Bringing together well and good

John Sergides, CEO, MUFG Investor Services, discusses the implications of environmental, social and governance (ESG) for investor services providers.
By Joe Parsons

Sponsored by MUFG Investor Services

GC: MUFG as a whole obviously has various points of contact with clients on ESG-related matters, but from an investor services perspective, is there anything in particular that would come under your domain?

John Sergides: Yes. People are looking to us as an independent provider of services to managers and investors. Can we, for example, provide a credible scoring framework, considering all the ESG data sources out there and selecting the best potential ones. This is not a fixed goal post, it’s not something you do once, and you’re done with it. You have to continuously track these things.

You also have to be ready to act as a single point of contact for your clients with all these vendors. Individual managers may not have the scale or capability to contract these data providers directly. Our ability to assess multiple data sources and bring them together is critical.

GC: Does ESG fit naturally into the performance data you have traditionally provided?

JS: People have historically looked at investment drivers as either, on one hand, doing ‘good’ and on the other hand, doing ‘well’. For the longest period of time these were seen as almost mutually exclusive. However, when you look at the data, some of the portfolios which, during the pandemic, have been the best performing, have been ESG-focused portfolios.

The more we can provide this data in a very transparent way that people can use, allowing investors to break it down into the individual pillars of E, S and G and focus on what is important to them, the better. And this is not something that can be undertaken lightly. I don’t think we will see a myriad of potential providers. This is an area where you have to pick your partners carefully. Your credibility as an organisation, as an investor, as a manager is at stake here.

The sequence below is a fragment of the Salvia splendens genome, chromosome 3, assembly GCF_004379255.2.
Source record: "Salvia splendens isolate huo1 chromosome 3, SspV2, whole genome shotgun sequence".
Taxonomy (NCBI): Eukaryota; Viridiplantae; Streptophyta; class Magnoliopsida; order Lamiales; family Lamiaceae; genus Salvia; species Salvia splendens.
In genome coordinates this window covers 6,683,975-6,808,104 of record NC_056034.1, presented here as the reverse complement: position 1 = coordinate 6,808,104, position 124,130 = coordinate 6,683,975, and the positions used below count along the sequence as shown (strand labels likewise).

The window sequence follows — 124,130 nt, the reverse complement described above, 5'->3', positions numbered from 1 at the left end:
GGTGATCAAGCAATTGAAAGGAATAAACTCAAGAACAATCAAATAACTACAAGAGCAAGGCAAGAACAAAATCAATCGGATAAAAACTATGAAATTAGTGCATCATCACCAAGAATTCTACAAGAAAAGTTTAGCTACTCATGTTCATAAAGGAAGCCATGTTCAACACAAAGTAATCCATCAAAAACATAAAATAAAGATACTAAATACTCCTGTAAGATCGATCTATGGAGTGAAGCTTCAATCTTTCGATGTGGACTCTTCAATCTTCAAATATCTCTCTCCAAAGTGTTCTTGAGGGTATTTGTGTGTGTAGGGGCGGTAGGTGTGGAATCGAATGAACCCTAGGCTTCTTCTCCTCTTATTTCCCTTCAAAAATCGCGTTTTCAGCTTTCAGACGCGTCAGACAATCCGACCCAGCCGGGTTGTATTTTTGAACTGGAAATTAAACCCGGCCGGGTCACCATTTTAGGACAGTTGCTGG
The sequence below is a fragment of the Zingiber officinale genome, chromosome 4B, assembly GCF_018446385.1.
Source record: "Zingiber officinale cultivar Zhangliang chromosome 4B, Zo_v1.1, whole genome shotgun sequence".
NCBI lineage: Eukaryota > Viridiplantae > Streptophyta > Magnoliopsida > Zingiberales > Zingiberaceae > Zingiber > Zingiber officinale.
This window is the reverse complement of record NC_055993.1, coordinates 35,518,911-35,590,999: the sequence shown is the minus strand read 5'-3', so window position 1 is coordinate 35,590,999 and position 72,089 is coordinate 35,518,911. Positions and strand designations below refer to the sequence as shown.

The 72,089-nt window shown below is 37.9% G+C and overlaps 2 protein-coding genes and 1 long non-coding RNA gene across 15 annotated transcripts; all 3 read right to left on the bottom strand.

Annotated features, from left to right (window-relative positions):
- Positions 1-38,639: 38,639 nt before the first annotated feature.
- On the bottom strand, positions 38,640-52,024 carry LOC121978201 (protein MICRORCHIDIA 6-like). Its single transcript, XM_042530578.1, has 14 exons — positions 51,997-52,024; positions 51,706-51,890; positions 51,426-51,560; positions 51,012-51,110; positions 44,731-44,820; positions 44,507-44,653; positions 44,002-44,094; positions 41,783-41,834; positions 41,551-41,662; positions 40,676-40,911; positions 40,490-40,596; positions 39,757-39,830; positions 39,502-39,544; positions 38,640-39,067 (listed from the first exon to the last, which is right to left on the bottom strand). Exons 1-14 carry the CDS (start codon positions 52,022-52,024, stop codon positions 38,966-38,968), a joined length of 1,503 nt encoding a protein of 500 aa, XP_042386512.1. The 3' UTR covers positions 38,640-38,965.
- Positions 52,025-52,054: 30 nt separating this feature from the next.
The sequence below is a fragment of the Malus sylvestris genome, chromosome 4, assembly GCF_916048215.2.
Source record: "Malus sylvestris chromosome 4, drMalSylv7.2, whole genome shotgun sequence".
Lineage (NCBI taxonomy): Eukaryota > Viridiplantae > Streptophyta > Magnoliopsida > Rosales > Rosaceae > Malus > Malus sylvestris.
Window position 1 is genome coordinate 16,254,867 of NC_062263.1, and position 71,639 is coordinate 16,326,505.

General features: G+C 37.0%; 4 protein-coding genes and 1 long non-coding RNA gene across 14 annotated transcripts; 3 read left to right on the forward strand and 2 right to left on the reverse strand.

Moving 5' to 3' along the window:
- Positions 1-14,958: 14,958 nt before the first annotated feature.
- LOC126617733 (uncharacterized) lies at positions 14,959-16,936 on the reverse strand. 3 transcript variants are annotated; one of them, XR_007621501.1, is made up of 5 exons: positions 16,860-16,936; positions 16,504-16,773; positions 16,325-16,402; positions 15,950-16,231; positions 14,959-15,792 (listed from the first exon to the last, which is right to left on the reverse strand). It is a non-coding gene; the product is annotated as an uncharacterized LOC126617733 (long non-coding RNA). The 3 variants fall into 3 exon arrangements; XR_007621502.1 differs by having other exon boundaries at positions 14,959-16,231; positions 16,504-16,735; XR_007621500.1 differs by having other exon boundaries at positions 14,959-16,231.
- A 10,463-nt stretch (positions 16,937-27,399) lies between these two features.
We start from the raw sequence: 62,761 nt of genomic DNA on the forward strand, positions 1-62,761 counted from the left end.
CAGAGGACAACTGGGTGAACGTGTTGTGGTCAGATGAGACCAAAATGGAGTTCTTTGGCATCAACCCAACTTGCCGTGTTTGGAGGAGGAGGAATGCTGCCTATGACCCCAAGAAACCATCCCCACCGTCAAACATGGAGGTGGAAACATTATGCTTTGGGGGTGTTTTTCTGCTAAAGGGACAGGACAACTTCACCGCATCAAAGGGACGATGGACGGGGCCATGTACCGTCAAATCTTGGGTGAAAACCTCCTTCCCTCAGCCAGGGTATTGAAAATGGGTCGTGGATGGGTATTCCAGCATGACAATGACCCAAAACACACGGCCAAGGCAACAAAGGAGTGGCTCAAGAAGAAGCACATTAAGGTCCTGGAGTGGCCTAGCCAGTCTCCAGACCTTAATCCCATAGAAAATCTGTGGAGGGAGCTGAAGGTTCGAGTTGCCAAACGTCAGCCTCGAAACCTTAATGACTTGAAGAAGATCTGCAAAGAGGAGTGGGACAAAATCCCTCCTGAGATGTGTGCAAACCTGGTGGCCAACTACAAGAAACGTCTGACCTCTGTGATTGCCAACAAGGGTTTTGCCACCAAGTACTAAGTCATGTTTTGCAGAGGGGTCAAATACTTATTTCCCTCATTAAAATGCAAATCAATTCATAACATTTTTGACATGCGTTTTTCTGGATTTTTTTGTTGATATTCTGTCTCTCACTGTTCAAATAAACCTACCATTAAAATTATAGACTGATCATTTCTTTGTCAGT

There is at present no one complete set of ESG standards. This will change, but there is no golden rule book you can follow. Our job is therefore to collect, compile and normalise data across the three ESG pillars, then work with the manager who will decide how to best combine it.

We need to be able to demonstrate the transparency with which we collect this data and how meaningful it is. If you look at studies from a returns perspective, for example, the S in ESG has been shown to have the strongest alpha signal, followed by G and then by E. The investors may not necessarily see it that way; they may see the governance and the environmental aspects being more important, for example. Our job is to collect the data and be able to

transparently present this to the manager. How they apply it to the investor’s priorities is the manager’s job. I expect all portfolios will, at some point in time, have an ESG score attached to them.

GC: How easy is it to provide the necessary transparency in the absence of global standards?

JS: We have data available from ESG data vendors as far as the more liquid assets are concerned and have therefore developed standardised ESG Transparency Reports. The real challenge is when you are looking to the more illiquid space, such as private equity, where it’s much harder to get data. The liquid portfolios are clearly the easiest, but the shift into more illiquid assets across the spectrum means that we always have to focus on how to collect, normalise and present this data in a meaningful way.

We are fortunate in that we have an amazing book of clients who work with us. This is not something one tackles alone. We have working groups with some of the top tier managers out there, because we are all facing the same issue. From their perspective, working with a partner such as us providing standardised data, allows for comparison of investments on a like-for-like basis. The data itself within the three ESG pillars cannot be subjective on a client by client basis.